Illustration: NASA


Editor’s Note: The rocket carrying NASA’s Carbon Observatory into orbit failed early Tuesday morning, destroying the satellite. Updates to follow.

NASA hopes to start solving one of climate science’s most vexing mysteries Tuesday morning when it launches the Orbiting Carbon Observatory (OCO), its first spacecraft dedicated to measuring atmospheric carbon dioxide. The satellite is designed to measure the CO2 content of vertical “columns” stretching from the Earth’s surface up to the top of the atmosphere, providing vastly more information than land-based measurements currently supply.

Ultimately, mission scientists hope, the satellite will lead them to the “missing” carbon sinks — repositories of carbon dioxide that haven’t been accounted for in the atmosphere, the oceans, or on land.

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NASA’s press office elaborates:

Of all the carbon humans have added to Earth’s atmosphere since the start of the Industrial Revolution, only about 40 percent has remained in Earth’s atmosphere. About half of the remaining 60 percent can be accounted for in Earth’s ocean. The rest must have been absorbed somewhere on land, but scientists cannot yet determine specifically where this is taking place or what controls the efficiency of these land sinks. Scientists refer to this as the “missing” carbon sink.

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Locating these sinks is the first step to deciding how to manage them, said OCO project leader David Crisp, of NASA’s Jet Propulsion Laboratory in Pasadena. So where might they be?

“There are a bunch of folks on my team that would vote that the Canadian and Siberian forests are much more efficient than we think they are at absorbing carbon and sequestering it into the soils,” said Crisp.

North American forests could be a significant source as well.

“We’ve been suppressing forest fires for 40 years, letting undergrowth build up,” said Crisp. “There could be a lot of carbon in there.

“I’ve got a couple of team members who are absolutely certain that it’s making its way into the ocean in ways that we aren’t properly accounting for, so we’ll be looking for that … there are lots of ways we could be over- or underestimating the amount of carbon being absorbed into the oceans.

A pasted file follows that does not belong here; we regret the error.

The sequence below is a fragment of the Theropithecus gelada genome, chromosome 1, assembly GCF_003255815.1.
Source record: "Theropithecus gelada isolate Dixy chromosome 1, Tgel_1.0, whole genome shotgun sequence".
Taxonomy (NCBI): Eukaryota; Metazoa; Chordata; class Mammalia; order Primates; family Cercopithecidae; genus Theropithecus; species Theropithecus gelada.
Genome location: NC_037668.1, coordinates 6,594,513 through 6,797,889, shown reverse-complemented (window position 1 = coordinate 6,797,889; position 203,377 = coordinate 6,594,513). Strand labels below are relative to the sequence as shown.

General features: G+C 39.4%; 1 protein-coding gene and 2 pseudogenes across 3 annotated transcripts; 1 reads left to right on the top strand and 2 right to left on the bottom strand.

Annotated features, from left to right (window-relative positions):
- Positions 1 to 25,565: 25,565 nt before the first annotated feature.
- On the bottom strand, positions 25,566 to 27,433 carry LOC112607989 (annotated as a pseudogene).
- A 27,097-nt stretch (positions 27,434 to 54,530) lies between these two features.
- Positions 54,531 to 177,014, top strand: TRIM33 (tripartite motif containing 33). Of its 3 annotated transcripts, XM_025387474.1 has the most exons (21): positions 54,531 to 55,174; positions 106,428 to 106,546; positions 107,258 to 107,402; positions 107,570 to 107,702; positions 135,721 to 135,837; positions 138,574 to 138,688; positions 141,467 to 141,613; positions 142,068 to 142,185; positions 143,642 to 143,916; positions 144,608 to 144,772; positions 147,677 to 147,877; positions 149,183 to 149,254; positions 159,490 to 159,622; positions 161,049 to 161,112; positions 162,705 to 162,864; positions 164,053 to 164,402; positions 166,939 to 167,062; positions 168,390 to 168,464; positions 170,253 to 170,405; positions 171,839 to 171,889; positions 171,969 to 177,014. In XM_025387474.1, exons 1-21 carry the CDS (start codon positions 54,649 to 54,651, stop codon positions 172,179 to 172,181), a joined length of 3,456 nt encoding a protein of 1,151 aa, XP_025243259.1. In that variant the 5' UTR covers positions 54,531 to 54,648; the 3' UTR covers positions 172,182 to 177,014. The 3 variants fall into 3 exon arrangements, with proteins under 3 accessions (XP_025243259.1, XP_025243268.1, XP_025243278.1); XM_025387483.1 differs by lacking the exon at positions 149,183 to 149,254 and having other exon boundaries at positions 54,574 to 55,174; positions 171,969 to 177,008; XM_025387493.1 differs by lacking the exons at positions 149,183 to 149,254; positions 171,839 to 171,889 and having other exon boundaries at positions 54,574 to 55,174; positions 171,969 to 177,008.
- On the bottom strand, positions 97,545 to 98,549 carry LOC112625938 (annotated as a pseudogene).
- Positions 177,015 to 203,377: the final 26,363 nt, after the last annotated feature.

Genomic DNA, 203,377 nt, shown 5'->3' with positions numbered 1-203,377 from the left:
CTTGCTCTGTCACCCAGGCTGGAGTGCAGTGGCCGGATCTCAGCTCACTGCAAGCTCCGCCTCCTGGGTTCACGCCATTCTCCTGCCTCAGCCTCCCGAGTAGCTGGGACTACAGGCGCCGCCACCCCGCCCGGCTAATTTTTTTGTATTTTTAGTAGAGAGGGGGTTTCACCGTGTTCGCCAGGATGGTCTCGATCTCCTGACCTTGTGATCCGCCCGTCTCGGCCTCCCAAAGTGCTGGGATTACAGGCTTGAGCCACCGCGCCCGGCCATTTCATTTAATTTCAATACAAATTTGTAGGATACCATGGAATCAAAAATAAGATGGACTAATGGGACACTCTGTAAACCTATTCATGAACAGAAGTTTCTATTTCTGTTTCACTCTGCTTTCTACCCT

“[And] there are some folks who believe the tropical rainforests, in spite of all the damage they’ve received, are actually responding and growing back in a way that absorbs a lot of carbon.”

In short, nobody knows. Before you start a betting pool, Crisp cautions it will be a year before his team knows if the OCO information will even be useful.

Tuesday’s launch will propel the 1,000-pound satellite into a low orbit, and over the next 30 to 90 days it will climb to about 438 miles. There, it will join a constellation of five other satellites called the A-Train, which gathers data on clouds, ozone, aerosols and other atmospheric information. (NASA’s OCO website has a boatload of information about the mission.)

The satellite’s three high-resolution spectrometers will measure the amount of light in the atmosphere. Based on the refractive qualities of CO2 and molecular oxygen, scientists will determine the relative concentrations of these chemicals, creating a new global map of concentration levels every 16 days.

The mission could also shed light on two other key climate issues: The smaller sources of CO2 emissions and why airborne CO2 levels vary so much over time.

Fossil fuel emissions, which account for about 85 percent of CO2 emissions, are known to within 10 percent accuracy, Crisp said. Emissions from land-use practices related to agriculture and deforestation are much less understood, he said.

“The problem, really, is we just don’t have enough land-based measurement sites,” he said. “We need to take a lot more measurements.”

OCO’s measurements will also establish a record of how CO2 concentrations change over time. While emissions have increased fairly smoothly, the gas’s buildup in the atmosphere varies significantly from year to year. Scientists don’t know why.

At a total cost of $270 million, the project has funding for the next two years. That could be renewed if it produces useful data. Crisp said it’s much less expensive than the laser measurement technology he expects will be NASA’s next step in CO2 measurement.

Underway for more than eight years, OCO survived the Bush administration, which scratched the phrase “to understand and protect our home planet” from NASA’s mission statement and reportedly mothballed another climate satellite that was ready to launch. Crisp sidestepped questions about the former administration, saying only that the Bush team was “generally supportive” of OCO.

The Obama administration hasn’t yet selected a NASA administrator or revealed much of its plans for the agency. (In December a Florida newspaper reported that Bush’s NASA administrator, Mike Griffin, wasn’t cooperating with the Obama transition team.) Phil DeCola, a senior policy analyst in the White House Office of Science and Technology Policy and former OCO program scientist, said OCO and other efforts to solve the sinks mystery (such as Japan’s recently launched climate satellite) have obvious implications for climate policy.

“If the nations of the world take serious action to limit the use of fossil fuels, the right to emit carbon dioxide will become scarcer, and emission rights would become an increasingly valuable traded commodity,” DeCola said in a statement. “Observations of the location, amount and rate of carbon dioxide emission into the air, as well as the stock and flow of all forms of carbon on land and in the ocean, will be needed to manage such a world market fairly and efficiently.”